Fig. 2
figure2

Multi-Modality Self-Attention Aware Convolution

For the obtained multi-modal features UmRW × H × D × C, we first fuse them via an element-wise summation to integrate information:

$$ \mathrm{U}={\sum}_m^M{U}_m $$
(1)

where W, H, D are feature dimensions, C is the number of channels and m is modality in M (all modalities).

Then we shrink each feature map on the channel by 3D global average pooling to generate channel-wise statistics as z RC. Specifically, the c-th element of z is calculated as:

$$ {z}_c={F}_{gp}\left({U}_c\right)=\frac{1}{\mathrm{W}\times \mathrm{H}\times \mathrm{D}}{\sum}_{i=1}^W{\sum}_{j=1}^H{\sum}_{k=1}^D{U}_c\left(i,j,k\right) $$
(2)

To realize the adaptive weighting of the multi-modal feature map, M full-connection layers are used to generate M weighting parameters w RC under the guidance of feature descriptor z. Specifically, a SoftMax operator is applied on the channel-wise digits to adaptively select different modality of information:

$$ {\mathrm{w}}_c^m=\frac{e^{z_c^m}}{\sum_m^M{e}^{z_c^m}},{\sum}_m^M{\mathrm{w}}_c^m=1 $$
(3)

The final feature map \( \overset{\sim }{U}\in {R}^{W\times H\times D\times C} \) is obtained through the attention weights between multi-modal:

$$ \overset{\sim }{U}={\sum}_m^M{w}_m\bullet {U}_m $$
(4)

The system overview of our method shows in Fig. 3.

Fig. 3
figure3

Multi-Modality Self-Attention Aware Deep Network

Results

Dataset and data preprocessing

The Dataset for this study comes from BRATS-2015 [27]. The training set consists of 220 patients with high grade gliomas and 54 subjects with low grade gliomas. The testing set contains images of 110 patients. Each patient was scanned with four sequences: T1, T1c, T2, and FLAIR. The size of each MRI image is 155 × 240 × 240. All of the images were skull-striped and re-sampled to an isotropic 1 mm3 resolution, and four sequences of the same patient had been co-registered. All ground truth annotations were carefully prepared under the supervision of expert radiologists. The ground truth contains five labels: non-tumor, necrosis, edema, non-enhancing tumor and enhancing tumor. Because the original testing set is without ground truth, we split the training data into two parts: 195 high grade gliomas and 49 low grade gliomas for training, and the rest 30 subjects for testing. For data preprocessing, we first extract the region of interest area from the original image to prevent the model from focusing on zero regions and getting trapped into a local minimum. Then we resize a volume to 144 × 144 for each axial plane and normalize the intensity of a volume based on the mean and standard error (std).

The evaluation was done for three different tumor sub-compartments:

  • Enhancing Tumor (ET): it only takes the active tumor region (label 4 for high-grade only)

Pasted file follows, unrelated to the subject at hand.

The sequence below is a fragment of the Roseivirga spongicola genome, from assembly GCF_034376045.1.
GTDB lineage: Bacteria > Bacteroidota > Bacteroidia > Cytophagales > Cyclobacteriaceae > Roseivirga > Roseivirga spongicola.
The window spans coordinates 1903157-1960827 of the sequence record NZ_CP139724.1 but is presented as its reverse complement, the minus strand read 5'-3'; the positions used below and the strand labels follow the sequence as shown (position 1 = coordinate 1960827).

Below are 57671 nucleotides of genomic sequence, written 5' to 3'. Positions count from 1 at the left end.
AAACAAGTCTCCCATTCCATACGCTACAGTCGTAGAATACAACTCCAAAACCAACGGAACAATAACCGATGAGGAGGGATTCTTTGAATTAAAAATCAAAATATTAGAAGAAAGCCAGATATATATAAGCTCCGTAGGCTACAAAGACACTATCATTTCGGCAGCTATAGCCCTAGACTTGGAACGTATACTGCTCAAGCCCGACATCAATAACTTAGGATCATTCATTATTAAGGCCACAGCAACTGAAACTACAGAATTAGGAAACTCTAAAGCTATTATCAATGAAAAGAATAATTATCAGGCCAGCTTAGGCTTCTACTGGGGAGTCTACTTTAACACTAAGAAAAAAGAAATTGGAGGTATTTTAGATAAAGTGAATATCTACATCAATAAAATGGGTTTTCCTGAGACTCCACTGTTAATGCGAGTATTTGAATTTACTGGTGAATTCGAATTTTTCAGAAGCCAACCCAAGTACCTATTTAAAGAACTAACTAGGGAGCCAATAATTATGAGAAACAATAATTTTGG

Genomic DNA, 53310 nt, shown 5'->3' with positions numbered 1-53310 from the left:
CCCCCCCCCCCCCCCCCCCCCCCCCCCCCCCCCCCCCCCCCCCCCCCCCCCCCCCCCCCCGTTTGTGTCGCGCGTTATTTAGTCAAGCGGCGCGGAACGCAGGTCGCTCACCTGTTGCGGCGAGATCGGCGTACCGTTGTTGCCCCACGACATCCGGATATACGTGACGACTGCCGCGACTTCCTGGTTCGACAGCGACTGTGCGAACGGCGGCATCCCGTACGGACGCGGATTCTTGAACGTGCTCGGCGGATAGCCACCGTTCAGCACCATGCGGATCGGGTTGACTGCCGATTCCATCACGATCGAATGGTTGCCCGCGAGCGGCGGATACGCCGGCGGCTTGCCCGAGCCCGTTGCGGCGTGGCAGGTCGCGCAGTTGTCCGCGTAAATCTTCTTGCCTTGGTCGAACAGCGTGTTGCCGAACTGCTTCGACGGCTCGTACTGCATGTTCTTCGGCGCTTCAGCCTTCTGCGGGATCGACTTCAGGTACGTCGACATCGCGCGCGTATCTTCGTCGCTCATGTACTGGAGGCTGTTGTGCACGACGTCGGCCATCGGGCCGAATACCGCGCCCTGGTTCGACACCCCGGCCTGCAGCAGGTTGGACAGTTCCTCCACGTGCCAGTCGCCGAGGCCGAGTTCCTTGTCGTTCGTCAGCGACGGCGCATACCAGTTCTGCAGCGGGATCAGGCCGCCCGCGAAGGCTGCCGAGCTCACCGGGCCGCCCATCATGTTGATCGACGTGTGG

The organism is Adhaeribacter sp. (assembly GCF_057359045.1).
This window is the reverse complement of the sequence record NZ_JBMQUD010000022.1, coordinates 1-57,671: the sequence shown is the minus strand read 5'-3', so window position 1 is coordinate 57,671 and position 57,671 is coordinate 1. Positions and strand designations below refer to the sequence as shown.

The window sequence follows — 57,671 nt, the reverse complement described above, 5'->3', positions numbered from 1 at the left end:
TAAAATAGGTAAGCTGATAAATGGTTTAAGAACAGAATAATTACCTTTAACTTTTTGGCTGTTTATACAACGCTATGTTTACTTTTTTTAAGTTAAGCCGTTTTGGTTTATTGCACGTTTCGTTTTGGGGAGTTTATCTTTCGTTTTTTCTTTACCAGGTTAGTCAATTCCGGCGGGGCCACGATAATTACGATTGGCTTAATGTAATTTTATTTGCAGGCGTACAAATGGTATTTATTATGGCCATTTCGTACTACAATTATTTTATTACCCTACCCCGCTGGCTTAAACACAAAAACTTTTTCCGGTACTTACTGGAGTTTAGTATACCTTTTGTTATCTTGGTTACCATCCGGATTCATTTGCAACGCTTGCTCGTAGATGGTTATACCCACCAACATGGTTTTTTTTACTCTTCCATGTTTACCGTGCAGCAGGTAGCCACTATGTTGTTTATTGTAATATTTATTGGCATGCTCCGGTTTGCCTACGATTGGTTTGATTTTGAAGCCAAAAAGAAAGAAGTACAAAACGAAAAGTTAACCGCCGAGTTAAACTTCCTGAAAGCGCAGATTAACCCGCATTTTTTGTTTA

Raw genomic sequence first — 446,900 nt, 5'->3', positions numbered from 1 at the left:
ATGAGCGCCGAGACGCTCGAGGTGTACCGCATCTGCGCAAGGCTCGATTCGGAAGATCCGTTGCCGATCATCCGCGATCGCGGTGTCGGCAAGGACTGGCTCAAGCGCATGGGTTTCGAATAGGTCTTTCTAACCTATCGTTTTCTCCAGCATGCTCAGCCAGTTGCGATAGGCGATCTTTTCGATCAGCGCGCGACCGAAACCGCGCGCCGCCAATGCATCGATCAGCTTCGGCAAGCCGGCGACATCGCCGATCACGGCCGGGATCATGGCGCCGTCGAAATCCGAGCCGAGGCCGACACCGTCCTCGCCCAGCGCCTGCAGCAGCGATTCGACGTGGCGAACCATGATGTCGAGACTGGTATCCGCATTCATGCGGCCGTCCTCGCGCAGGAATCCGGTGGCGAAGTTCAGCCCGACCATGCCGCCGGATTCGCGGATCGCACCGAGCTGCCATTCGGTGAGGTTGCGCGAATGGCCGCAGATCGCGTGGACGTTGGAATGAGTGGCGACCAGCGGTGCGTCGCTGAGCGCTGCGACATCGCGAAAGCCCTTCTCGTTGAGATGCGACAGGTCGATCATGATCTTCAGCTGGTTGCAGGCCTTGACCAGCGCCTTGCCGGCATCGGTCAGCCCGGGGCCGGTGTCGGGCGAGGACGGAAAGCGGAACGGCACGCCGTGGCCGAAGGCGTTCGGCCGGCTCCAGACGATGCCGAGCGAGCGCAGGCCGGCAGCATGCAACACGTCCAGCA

• Whole Tumor (WT): it considers all tumor areas (labels 1, 2, 3, 4)

  • Tumor Core (TC): it considers tumor core region without necrosis (labels 1, 3, 4)

Training set

The training patch size was 144 × 144 × 16 which means that we put 16 slices of volume into the network at a time. Our networks were implemented in Pytorch. We use stochastic gradient descent (SGD) optimizer for training, with the initial learning rate is 10e-3, momentum 0.9, weight decay 5 × 10−4, batch size 1 and maximal iteration 400. Network parameters are initialized by kaiming initialization. The Cross-Entropy loss plus Dice loss is used for training.

Evaluation criteria

There are three kinds of Metrics in biomedical segmentation: Dice, Sensitivity, and Positive Predicted Value.

$$ Dice=\frac{2\ast TP}{\left(2\ast TP+ FP+ FN\right)} $$
(5)
$$ Sensitivity=\frac{TP}{\mathrm{TP}+\mathrm{FN}} $$
(6)
$$ Positive\ Predicted\ Value=\frac{TP}{\mathrm{TP}+\mathrm{FP}} $$
(7)

where TP, TN, FP, FN are meant as true positives, true negatives, false positives, and false negatives. Dice (Dice Similarity Index) is a measure of how similar both prediction and ground truth are. A high Sensitivity implies the most lesions were segmented successfully. Positive Predicted Value indicates the capability of a test to detect the presence of disease.

Experimental results

In Table 1, we compare the performance of single-path with multi-path encoder by using a simple structure (shown in Fig. 1) on the testing set. The results show that the single-path encoder can make better use of multi-modal information, because the combination of input data in the channel dimension can make the convolution kernel of the encoder layers learn multi-modal information simultaneously and integrate it. Although the simple multi-path input cannot learn the complementary information of the multi-modal data, sharing parameters can solve this problem to a certain extent.